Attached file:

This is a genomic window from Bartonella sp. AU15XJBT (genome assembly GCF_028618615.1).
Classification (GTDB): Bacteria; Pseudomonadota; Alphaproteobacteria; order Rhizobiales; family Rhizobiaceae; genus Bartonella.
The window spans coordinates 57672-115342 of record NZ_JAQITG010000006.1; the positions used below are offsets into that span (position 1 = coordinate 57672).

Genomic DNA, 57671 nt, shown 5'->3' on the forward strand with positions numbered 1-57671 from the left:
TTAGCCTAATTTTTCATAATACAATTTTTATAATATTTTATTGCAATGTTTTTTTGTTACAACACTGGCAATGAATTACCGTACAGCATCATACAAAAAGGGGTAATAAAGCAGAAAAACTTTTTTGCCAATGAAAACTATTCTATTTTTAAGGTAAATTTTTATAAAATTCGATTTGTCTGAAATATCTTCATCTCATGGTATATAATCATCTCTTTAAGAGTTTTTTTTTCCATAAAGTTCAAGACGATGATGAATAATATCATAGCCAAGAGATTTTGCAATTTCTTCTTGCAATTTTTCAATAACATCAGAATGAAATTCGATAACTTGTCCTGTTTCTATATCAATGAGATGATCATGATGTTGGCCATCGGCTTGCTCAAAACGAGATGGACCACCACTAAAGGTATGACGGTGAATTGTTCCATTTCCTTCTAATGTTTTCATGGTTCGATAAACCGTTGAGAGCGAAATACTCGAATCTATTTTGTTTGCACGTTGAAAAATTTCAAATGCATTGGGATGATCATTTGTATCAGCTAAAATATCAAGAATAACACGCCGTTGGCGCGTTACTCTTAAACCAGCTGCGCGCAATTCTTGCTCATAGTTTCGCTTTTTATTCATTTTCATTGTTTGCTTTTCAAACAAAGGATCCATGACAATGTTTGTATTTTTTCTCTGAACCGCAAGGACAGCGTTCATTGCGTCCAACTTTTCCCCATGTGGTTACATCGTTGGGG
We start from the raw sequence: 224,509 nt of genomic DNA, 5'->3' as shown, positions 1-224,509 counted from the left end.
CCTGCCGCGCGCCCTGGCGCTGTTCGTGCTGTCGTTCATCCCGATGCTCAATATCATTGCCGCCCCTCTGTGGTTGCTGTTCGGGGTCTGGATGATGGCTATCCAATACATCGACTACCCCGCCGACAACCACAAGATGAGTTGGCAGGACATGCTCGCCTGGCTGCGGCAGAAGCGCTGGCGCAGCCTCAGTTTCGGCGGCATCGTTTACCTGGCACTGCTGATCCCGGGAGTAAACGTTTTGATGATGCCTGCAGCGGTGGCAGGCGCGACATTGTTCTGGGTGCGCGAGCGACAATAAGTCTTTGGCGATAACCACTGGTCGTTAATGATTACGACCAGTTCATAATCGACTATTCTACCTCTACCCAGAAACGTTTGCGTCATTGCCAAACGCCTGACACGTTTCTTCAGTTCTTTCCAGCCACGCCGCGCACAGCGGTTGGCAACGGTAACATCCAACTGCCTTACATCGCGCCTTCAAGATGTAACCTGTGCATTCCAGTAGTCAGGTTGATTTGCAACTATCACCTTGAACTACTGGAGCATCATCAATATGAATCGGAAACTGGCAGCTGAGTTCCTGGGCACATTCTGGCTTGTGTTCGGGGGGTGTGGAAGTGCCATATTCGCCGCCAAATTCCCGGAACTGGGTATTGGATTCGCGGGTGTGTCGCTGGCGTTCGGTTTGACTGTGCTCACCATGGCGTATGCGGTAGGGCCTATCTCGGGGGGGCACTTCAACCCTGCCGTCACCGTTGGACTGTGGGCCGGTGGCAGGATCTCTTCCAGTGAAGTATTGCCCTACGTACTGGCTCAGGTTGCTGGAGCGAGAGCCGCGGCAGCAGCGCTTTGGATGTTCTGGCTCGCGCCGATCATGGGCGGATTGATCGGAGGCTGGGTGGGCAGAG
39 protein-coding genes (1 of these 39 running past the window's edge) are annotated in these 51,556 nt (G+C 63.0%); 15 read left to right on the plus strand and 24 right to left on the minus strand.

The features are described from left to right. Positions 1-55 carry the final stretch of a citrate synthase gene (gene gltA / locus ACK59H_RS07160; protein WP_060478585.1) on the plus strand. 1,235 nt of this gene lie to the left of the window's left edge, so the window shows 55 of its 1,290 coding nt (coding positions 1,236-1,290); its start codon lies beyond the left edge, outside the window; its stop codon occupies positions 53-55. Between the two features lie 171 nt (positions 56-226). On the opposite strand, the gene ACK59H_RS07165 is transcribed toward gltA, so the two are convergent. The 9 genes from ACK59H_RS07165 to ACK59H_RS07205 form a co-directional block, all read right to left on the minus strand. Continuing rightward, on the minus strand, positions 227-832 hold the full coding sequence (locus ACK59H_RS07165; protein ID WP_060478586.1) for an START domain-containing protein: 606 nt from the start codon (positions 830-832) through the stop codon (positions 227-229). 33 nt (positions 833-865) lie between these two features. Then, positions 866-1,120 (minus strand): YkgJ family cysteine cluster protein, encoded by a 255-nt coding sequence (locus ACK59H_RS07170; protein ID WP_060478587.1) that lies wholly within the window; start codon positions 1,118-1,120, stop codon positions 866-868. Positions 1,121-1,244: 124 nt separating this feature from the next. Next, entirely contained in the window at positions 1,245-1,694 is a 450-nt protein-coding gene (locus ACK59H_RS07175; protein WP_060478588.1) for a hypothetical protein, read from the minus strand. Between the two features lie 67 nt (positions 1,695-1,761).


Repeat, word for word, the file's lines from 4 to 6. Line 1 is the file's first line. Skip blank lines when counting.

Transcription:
Genomic DNA, 57671 nt, shown 5'->3' on the forward strand with positions numbered 1-57671 from the left:
TTAGCCTAATTTTTCATAATACAATTTTTATAATATTTTATTGCAATGTTTTTTTGTTACAACACTGGCAATGAATTACCGTACAGCATCATACAAAAAGGGGTAATAAAGCAGAAAAACTTTTTTGCCAATGAAAACTATTCTATTTTTAAGGTAAATTTTTATAAAATTCGATTTGTCTGAAATATCTTCATCTCATGGTATATAATCATCTCTTTAAGAGTTTTTTTTTCCATAAAGTTCAAGACGATGATGAATAATATCATAGCCAAGAGATTTTGCAATTTCTTCTTGCAATTTTTCAATAACATCAGAATGAAATTCGATAACTTGTCCTGTTTCTATATCAATGAGATGATCATGATGTTGGCCATCGGCTTGCTCAAAACGAGATGGACCACCACTAAAGGTATGACGGTGAATTGTTCCATTTCCTTCTAATGTTTTCATGGTTCGATAAACCGTTGAGAGCGAAATACTCGAATCTATTTTGTTTGCACGTTGAAAAATTTCAAATGCATTGGGATGATCATTTGTATCAGCTAAAATATCAAGAATAACACGCCGTTGGCGCGTTACTCTTAAACCAGCTGCGCGCAATTCTTGCTCATAGTTTCGCTTTTTATTCATTTTCATTGTTTGCTTTTCAAACAAAGGATCCATGACAATGTTTGTATTTTTTCTCTGAACCGCAAGGACAGCGTTCATTGCGTCCAACTTTTCCCCATGTGGTTACATCGTTGGGG
We start from the raw sequence: 224,509 nt of genomic DNA, 5'->3' as shown, positions 1-224,509 counted from the left end.